HP has a lot of its own apps such as HP ePrint, HP File Manager, HP Media Play and HP Camera
There is a 720p front facing HD camera but the rear has a mere 2MP camera. On the audio front, it boasts of DTS+ sound. The 10.1-inch screen has a resolution of 1920x1200 and is LED backlit with a pixel density of 224 ppi. Although the finish is glossy, we did not face many issues while working on office documents.
As far as the ports are concerned, you have a USB 2.0 port and an audio jack on the left hand side and the charging port, HDMI port and an SD card slot on the right hand side of the keyboard dock. On the tablet there is just the audio jack and a microSD card slot on the side of the tablet which docks onto the keyboard. HP uses a proprietary port that is reminiscent of the older iPhone and iPad port. The SlateBook x2 has support for Miracast technology which allows you to wirelessly project the tablet screen to a compatible TV receiver.
The SlateBook x2 comes with stock Android 4.2. HP has bundled in their apps such as HP Camera, HP ePrint, HP File Manager and HP Media player. Other bundled apps include Chrome, Box, eBay, Kingsoft office, W Games among others. Strangely, the HP File Manager could not recognise the USB drive when we plugged one in, whereas other file managers such as Astro were quick to recognise it.
Since the SlateBook x2 houses the Tegra 4 SoC, it performed well in the benchmarks with the only competition being provided by Sony Xperia Z Ultra which houses the blazing fast quad-core Snapdragon 800 SoC. The HP SlateBook x2 was also significantly faster than the Tegra 3 SoC based ASUS Transformer pad TF300T.

The screen quality is quite good and it has great viewing angles. While working on office documents where the majority of the display has a white background, there are no issues. But while watching dark scenes in a movie or while playing games, the glossy finish tends to reflect a lot of the background. We did find the screen to have a yellowish tinge when we compared it with other screen displays from a Dell and Sony laptop.
The audio was quite low even with DTS+ mode on and volume set to maximum when you have the tablet docked to the keyboard. And in a room with a humming air conditioner running in the background, the audio is barely audible. The audio is relatively better when the tablet is detached from the dock. Placement of the audio jack on the tablet body is strange, especially when you are watching a movie or listening to music.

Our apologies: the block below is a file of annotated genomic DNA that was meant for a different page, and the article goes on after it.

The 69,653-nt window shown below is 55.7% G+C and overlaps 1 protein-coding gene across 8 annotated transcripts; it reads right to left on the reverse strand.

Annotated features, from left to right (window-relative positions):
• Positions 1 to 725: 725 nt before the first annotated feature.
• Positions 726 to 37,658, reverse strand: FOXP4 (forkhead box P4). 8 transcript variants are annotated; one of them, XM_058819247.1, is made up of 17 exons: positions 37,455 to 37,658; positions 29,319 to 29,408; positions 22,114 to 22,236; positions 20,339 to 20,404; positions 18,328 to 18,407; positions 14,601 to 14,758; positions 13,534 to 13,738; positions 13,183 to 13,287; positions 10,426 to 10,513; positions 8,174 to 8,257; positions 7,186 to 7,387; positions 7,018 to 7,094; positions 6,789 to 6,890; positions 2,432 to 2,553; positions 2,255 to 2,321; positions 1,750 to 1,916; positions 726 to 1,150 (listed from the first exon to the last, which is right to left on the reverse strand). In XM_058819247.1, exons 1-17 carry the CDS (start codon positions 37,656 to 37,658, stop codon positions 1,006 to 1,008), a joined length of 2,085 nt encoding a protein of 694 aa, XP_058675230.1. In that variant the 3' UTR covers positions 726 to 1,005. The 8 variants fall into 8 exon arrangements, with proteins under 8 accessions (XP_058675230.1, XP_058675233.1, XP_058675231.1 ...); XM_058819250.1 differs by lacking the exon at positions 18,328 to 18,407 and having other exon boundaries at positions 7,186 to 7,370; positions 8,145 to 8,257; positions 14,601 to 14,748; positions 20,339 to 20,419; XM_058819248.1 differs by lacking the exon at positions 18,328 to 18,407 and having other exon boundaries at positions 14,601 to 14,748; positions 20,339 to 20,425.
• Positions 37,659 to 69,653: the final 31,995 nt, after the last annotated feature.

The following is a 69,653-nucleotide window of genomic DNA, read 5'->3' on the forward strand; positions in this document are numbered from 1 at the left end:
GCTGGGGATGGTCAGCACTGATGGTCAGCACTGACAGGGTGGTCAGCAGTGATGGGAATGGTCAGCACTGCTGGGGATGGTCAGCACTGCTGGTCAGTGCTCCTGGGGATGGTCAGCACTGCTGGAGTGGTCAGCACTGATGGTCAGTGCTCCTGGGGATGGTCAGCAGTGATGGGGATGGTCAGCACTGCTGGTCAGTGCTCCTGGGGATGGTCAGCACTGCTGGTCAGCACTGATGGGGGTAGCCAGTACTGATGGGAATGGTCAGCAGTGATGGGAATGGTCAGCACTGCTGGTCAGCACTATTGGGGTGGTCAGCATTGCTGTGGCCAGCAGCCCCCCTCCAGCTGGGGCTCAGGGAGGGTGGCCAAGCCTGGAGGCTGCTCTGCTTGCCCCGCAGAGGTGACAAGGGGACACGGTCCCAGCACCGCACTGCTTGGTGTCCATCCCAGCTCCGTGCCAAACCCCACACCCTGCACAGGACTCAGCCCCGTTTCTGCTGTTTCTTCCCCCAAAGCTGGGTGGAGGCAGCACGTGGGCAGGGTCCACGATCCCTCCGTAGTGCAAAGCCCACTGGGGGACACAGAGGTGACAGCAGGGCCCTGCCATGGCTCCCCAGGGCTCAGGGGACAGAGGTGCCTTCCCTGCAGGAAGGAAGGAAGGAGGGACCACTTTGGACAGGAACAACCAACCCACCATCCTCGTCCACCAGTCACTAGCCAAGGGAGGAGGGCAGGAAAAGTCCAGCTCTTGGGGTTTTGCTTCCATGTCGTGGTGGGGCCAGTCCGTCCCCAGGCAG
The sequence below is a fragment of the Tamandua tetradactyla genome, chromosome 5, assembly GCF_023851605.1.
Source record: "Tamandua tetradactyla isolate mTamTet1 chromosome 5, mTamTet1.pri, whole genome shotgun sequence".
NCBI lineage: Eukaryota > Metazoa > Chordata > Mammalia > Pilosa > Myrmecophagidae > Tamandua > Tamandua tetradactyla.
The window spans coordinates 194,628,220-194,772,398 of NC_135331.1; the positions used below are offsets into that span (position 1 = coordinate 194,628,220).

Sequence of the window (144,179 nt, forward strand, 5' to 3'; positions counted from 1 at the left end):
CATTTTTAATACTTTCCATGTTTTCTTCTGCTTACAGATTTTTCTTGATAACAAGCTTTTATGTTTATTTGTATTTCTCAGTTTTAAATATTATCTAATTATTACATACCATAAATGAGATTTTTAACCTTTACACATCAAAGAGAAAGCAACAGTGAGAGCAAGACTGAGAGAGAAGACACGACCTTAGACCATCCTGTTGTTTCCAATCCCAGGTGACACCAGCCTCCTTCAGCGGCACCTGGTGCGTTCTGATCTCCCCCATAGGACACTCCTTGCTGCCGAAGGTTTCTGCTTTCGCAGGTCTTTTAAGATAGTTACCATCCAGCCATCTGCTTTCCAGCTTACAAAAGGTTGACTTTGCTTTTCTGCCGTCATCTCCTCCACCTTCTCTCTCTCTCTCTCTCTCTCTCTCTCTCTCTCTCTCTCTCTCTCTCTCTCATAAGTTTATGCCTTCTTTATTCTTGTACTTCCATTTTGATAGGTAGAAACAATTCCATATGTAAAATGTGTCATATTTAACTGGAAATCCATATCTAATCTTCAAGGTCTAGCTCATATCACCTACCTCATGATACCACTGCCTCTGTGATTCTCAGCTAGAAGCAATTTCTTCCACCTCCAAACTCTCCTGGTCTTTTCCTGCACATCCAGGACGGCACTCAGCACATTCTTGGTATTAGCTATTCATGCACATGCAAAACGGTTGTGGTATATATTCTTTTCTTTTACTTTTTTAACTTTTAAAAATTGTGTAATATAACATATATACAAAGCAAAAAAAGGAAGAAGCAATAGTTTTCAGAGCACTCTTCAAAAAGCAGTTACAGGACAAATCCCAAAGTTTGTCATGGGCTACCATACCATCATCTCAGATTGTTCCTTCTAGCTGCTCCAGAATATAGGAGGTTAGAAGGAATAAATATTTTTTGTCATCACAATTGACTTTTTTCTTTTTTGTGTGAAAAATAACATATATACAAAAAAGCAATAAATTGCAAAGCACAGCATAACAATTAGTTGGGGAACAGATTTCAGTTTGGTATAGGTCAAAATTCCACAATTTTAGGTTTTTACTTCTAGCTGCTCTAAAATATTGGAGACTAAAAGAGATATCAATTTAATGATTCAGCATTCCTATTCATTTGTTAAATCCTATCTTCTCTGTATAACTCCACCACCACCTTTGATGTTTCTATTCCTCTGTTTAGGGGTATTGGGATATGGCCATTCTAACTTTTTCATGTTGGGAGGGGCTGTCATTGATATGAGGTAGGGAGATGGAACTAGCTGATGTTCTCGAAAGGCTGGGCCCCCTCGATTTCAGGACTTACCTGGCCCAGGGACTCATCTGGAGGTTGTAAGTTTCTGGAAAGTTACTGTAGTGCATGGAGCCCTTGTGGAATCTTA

Images coming out of the rear camera are quite mediocre with lots of patchy areas
Games run quite well thanks to the 72-core GPU. We had no issues playing heavy games such as Dead Trigger and Shadow Gun. There is no lag whilst playing but the bottom left hand rear corner tends to warm up on prolonged playing. Thanks to the 10.1-inch screen, the palms will start aching after prolonged play as you are gripping the tablet by its edges. The camera on the SlateBook x2 is quite mediocre with images lacking any punch and coming out quite noisy indoors.

The battery life of the SlateBook x2 was impressive thanks to the additional battery pack in the keyboard dock. By itself the tablet ran for around 4 hours 15 mins in our video test where we played a 720p video on loop. With the keyboard dock, the battery life extends by another 3 hours. This ensures that the SlateBook x2 will easily last you for around 10-12 hours in regular usage scenarios.

Verdict and Price in India
The HP SlateBook x2 is a fast hybrid device and performed quite well in most of the benchmark tests. Barring the cramped keyboard, reflective screen and the below average audio experience we did not find anything missing in the device. Lack of 3G may be an issue for some. Sure the rear camera is a disappointment, but that should never be a consideration while buying a hybrid device. The only competition it faces is from the Snapdragon 800 sporting Sony Xperia Z Ultra, but then that is more of a phablet and addresses a different set of audience. The price of Rs. 39,900 is on the higher side for what is essentially an Android tablet with a keyboard dock. The only audience we can think of for the SlateBook x2 are people who want a long lasting battery life and a dedicated keyboard for their tablet. Since this is the only Tegra 4 hybrid we have tested so far, we would like to try out some more Tegra 4 or Snapdragon 800 devices before we can go ahead and recommend the SlateBook x2.

Operating System
Android 4.2.2
NVIDIA Tegra 4
Processor speed
1.8 GHz
Display size
Display type
LED backlit LCD
Display resolution
16 GB
Camera (rear / front) Resolution
2MP / 720p
1x USB 2.0, HDMI port, SD card reader, MicroSD card slot
802.11 a/b/g/n, Bluetooth
Dimensions (WxDxH in mm)
1.27 kg